Fortunately, fines and citations are easily preventable, if you work with a registered, reputable hazardous waste handler.  A certified universal waste recycler can provide facility management with a clear record of their waste’s proper handling and will provide a Certificate of Recycling Compliance for future reference.  Having an understanding of your recycler’s downstream procedures can be the difference between an uneventful inspection and a disciplinary action.

The most recent federal budget slashes the EPA funding by 23%, causing a large reduction in staff.  This might mean more pressure on inspectors to find actionable violations.  With less direct budgetary funding, it could also mean the EPA will be looking to increase the financial impact of fines and violations to help defray the cost of other important programs.  It becomes all the more important for a business or facility to have the necessary documentation of compliance.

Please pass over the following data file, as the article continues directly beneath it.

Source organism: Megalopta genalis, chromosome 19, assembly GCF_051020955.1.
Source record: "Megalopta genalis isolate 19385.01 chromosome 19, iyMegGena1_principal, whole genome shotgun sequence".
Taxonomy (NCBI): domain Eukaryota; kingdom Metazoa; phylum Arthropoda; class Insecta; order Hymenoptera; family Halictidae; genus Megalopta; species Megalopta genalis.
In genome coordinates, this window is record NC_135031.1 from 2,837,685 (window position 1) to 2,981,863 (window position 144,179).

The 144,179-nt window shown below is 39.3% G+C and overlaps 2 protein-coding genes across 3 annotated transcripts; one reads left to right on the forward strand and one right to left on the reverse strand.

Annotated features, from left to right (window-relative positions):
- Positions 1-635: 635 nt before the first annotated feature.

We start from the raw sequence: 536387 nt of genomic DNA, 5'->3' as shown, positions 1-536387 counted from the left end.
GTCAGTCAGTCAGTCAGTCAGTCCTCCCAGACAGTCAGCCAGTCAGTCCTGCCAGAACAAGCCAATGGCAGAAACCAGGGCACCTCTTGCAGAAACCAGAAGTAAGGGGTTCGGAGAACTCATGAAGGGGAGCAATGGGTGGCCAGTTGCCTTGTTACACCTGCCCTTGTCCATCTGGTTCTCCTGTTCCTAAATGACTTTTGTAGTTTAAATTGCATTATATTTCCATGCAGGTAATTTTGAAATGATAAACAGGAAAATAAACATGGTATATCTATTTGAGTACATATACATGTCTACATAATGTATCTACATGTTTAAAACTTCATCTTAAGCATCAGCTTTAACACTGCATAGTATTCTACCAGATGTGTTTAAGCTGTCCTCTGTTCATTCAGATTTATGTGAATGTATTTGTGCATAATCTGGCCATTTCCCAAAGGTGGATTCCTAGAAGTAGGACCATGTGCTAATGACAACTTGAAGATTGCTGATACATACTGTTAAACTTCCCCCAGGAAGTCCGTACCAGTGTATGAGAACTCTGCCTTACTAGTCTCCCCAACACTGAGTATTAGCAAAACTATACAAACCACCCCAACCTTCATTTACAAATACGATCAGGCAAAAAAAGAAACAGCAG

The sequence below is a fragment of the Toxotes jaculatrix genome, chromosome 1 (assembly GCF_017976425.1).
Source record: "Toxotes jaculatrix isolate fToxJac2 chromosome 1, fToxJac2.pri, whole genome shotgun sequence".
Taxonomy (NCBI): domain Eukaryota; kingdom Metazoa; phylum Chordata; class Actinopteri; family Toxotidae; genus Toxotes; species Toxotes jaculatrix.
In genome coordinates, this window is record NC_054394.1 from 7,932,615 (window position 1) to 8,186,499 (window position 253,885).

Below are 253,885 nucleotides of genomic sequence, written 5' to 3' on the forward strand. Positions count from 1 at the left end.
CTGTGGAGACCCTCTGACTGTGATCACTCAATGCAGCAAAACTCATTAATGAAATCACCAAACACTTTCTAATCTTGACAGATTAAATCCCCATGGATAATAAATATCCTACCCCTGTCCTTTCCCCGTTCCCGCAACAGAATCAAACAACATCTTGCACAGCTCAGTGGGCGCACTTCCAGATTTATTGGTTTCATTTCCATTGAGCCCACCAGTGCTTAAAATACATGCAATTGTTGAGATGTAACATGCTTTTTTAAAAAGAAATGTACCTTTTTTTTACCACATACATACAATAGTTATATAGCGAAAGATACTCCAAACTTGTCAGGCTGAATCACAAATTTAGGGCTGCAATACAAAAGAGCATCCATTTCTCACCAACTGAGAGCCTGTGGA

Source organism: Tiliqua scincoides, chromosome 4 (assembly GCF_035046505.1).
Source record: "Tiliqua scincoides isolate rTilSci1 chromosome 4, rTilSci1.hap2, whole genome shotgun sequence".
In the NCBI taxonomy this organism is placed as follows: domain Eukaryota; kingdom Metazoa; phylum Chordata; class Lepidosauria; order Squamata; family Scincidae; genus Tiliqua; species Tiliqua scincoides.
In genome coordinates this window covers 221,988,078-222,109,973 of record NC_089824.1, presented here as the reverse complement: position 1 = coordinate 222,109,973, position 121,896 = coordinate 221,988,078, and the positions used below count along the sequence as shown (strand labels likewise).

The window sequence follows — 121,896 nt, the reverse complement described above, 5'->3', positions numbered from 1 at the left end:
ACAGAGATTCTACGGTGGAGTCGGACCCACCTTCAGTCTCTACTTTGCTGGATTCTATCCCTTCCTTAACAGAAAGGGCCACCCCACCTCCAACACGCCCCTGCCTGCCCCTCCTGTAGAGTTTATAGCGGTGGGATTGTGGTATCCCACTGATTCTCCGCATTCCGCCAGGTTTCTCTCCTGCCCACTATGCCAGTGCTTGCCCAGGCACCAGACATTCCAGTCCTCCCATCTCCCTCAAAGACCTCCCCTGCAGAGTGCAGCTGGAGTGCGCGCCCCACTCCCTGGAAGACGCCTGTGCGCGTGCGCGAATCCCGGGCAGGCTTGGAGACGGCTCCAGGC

EasyPak
TerraCycle EasyPak fluorescent lamp recycling box

 

Depending on the amount of universal waste a facility is producing, there are good options for EPA-compliance.  A smaller facility that isn’t producing much hazardous waste, say 100 kilograms (220 lbs.) or less a month, is considered a very small quantity generator (VSQG).  Setting up a box and store program for their fluorescent lamps, like an EasyPakTM box, will most likely be enough to remain compliant.

A mid-sized or larger facility could fall into either the small quantity generator (SQG) or large quantity generator (LQG) category.  Depending on a number of factors, such as the number of waste lamps generated each month and available storage space, a facility might consider a drum-top bulb crusher like the BulbEater3L® for their compliance needs (check local regulations for approval).  For very large quantities of waste lamps, a facility can set up a bulk pick-up to clear their property of potentially hazardous lamps.

The key is to get ahead of the violations before the EPA comes to inspect a facility.  No manager wants to have to spend money on a fine, plus find themselves under greater scrutiny when a situation is easily preventable.  The solutions cost a fraction of the fines the EPA can levy and prevent the embarrassment of citation.